A recent report by TODAY Online has been making its round on social media: the report states that smaller firms in Singapore are increasingly finding it difficult to fill out vacancies for programmers.
Here are some of the bite size information taken from the report:
- IDA said the rate of growth in demand programmers had been surpassing supply.
- IDA estimated that there would be 6,000 programming related positions over the next two years.
- Smaller firms are losing out to big multi-nationals who can offer better salary packages to programmers.
- To attract programmers, smaller-sized firms have been employing a range of strategies, including developing their own products to give staff a sense of ownership, encouraging more involvement in the creative process, and offering flexible working hours and a less top-down office culture.
- A local programmer position could be vacant for as long as six months, or even longer.
Reasons Why It’s Hard To Attract Programmers
Other than demand outpacing supply, and the fact that smaller firms are competing with big MNCs who can offer way better salary packages to programmers, an interesting point made by Net Profit Quest’s Mr Lim caught our attention. He told TODAY that programming jobs had an image problem, and “many still see programming jobs as modern-day blue-collar roles”. He also added that there is “a misconception that programmers cannot advance to managerial roles.”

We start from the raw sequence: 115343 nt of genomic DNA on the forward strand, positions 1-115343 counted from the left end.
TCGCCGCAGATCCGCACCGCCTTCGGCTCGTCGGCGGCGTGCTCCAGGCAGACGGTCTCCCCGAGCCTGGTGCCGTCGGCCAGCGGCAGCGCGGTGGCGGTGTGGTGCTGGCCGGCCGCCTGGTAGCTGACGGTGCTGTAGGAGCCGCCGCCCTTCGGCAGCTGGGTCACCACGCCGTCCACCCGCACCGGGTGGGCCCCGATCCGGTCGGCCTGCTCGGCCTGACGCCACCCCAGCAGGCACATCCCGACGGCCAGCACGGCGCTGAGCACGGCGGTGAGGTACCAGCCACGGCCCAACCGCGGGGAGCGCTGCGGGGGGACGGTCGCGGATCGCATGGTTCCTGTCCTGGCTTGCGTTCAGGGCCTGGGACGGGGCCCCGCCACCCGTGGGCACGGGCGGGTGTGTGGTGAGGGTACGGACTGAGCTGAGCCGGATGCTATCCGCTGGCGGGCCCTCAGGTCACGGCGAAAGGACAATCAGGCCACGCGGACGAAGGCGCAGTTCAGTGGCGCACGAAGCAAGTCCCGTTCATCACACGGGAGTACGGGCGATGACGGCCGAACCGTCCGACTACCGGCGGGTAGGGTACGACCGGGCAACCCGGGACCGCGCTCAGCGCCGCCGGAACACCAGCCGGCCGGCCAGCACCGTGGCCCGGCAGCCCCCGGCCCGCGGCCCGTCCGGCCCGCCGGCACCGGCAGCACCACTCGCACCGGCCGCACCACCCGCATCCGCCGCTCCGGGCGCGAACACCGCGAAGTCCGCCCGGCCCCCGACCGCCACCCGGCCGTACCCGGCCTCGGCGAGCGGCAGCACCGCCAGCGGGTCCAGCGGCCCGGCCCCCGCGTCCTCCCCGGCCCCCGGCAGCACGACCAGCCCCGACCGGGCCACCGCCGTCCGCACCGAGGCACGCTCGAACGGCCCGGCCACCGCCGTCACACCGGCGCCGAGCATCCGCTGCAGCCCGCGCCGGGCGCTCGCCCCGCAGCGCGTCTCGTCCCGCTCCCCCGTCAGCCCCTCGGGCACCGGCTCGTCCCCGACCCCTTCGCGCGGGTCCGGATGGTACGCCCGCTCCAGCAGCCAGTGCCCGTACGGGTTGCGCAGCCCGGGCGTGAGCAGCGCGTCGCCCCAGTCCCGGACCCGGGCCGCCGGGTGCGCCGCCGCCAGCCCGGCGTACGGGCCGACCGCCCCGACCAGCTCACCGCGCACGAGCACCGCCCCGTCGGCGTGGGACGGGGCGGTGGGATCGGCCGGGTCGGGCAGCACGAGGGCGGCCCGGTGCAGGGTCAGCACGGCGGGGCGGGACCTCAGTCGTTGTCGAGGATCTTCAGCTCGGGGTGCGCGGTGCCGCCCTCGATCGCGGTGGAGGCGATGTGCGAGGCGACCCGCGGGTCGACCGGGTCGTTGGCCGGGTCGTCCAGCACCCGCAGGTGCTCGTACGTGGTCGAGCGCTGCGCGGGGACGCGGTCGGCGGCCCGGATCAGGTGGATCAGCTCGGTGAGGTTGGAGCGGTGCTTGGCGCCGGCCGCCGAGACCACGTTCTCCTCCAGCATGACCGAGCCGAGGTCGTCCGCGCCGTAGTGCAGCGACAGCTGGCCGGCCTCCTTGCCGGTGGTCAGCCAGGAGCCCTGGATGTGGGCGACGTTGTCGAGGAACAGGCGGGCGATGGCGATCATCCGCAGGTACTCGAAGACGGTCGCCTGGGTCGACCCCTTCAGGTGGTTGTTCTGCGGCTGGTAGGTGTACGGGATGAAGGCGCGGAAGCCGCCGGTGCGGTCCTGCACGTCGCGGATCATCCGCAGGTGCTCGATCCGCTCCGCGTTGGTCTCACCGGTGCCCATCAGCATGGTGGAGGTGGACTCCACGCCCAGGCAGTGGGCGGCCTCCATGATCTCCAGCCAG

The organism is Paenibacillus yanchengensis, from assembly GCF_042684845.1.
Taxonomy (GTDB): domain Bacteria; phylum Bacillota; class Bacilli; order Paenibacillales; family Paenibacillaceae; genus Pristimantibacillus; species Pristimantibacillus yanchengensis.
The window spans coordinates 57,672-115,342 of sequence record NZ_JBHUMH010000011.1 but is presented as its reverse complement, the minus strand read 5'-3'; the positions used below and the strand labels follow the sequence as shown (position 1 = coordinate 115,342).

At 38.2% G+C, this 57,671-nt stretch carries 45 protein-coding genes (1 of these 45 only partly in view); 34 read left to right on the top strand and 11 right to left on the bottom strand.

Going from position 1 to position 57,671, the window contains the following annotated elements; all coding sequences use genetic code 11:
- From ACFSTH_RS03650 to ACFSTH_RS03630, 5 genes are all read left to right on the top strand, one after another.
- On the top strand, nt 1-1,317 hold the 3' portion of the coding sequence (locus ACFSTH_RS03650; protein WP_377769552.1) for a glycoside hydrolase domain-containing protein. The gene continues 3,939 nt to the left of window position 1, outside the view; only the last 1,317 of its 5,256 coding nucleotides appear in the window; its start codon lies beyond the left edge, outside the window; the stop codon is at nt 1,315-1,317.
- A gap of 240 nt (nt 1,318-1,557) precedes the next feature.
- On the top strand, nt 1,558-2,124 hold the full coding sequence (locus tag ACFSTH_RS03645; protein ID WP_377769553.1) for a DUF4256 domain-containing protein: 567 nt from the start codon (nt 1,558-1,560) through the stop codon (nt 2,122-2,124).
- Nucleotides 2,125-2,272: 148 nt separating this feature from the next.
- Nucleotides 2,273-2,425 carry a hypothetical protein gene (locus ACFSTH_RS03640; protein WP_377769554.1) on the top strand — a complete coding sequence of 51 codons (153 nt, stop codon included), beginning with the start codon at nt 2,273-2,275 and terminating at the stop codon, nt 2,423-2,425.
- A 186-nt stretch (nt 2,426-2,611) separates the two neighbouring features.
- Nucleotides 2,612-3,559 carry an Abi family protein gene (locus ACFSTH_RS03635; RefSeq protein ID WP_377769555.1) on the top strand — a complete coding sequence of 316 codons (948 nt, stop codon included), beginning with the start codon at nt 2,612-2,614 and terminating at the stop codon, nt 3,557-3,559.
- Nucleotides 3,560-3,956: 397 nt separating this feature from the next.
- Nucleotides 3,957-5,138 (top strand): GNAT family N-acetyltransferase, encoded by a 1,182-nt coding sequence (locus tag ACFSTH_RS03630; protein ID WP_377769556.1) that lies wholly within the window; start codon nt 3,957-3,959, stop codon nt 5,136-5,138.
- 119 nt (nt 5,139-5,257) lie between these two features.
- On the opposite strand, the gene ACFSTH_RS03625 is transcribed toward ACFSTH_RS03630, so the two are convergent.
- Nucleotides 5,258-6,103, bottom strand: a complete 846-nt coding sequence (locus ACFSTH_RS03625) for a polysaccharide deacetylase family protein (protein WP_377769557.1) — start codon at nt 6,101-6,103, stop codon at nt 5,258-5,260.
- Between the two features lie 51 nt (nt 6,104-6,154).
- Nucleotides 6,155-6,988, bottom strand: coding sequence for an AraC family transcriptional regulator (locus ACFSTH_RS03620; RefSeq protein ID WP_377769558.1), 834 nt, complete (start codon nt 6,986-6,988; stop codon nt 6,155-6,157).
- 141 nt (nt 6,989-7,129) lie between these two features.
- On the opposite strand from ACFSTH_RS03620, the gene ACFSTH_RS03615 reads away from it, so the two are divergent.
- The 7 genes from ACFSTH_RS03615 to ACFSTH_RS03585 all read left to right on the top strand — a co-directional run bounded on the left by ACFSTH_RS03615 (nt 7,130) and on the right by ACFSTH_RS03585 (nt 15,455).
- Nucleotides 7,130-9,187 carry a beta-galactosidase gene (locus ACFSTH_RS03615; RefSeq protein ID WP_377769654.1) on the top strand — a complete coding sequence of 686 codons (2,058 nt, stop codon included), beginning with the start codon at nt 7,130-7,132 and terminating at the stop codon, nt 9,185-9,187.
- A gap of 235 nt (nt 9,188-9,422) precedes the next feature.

Digging deeper into the topic of programmer crunch in Singapore, we spoke to a few tech startups in Singapore.
For payments startup Xfers, which recently raised S$2.5Million to make peer to peer payments easier, they are also finding it hard to find and attract good programmers.
” I don’t think it’s just us,” Xfers cofounder Wenbin told Vulcan Post.
“As programmers we aren’t valued as important people and are usually treated as replaceable and sidelined workers rather than valuable assets to the company’s automation of processes,” Wenbin added.
“Also because of the treatment to developers, Singaporeans rather be managers than programmers.”
To solve this problem of getting developers, it was only natural for Xfers to be looking elsewhere for talents.
The same goes for dating app company Paktor, which currently has offices in 6 countries. Though based in Singapore, Paktor’s CEO Joseph Phua feels that junior developers in Singapore might lack the experience for startups which needs qualified developers to hit the ground running.
“We always start looking in Singapore first whenever there’s an opening for programmers, and if we can’t find suitable ones, we have to look in other countries to fill our needs,” Joseph told Vulcan Post.
The cost of a Singapore based developer is also much higher.
Another startup founder, Krystal who runs travel app Wander, shares the same sentiment with regards to the programmer crunch in Singapore.
“Startup technologies are relatively new and it takes a self-motivated person to be any good at them, because they aren’t taught in schools here. There are many amazing engineers out there, but not enough to go round in a burgeoning space. You have to win the best over with a product vision that aligns with them personally, a great environment, work that is challenging and exciting and very fair compensation. Sometimes startups can’t do all these things. We can try though. And hopefully those who share your vision join you to help you,” Krystal Choo told Vulcan Post.
According to IDA, currently there are almost 15,000 vacancies waiting to be filled in the tech and IT industry, and this is expected to double by 2017.
So if there are trouble getting tech related talents, would this dampened the country’s aspiration to be a Smart Nation? Unless there’s a way to address the programmer talent crunch problem among the SMEs in Singapore, it’s going to be a slow and long marathon to achieving the Smart Nation aspiration.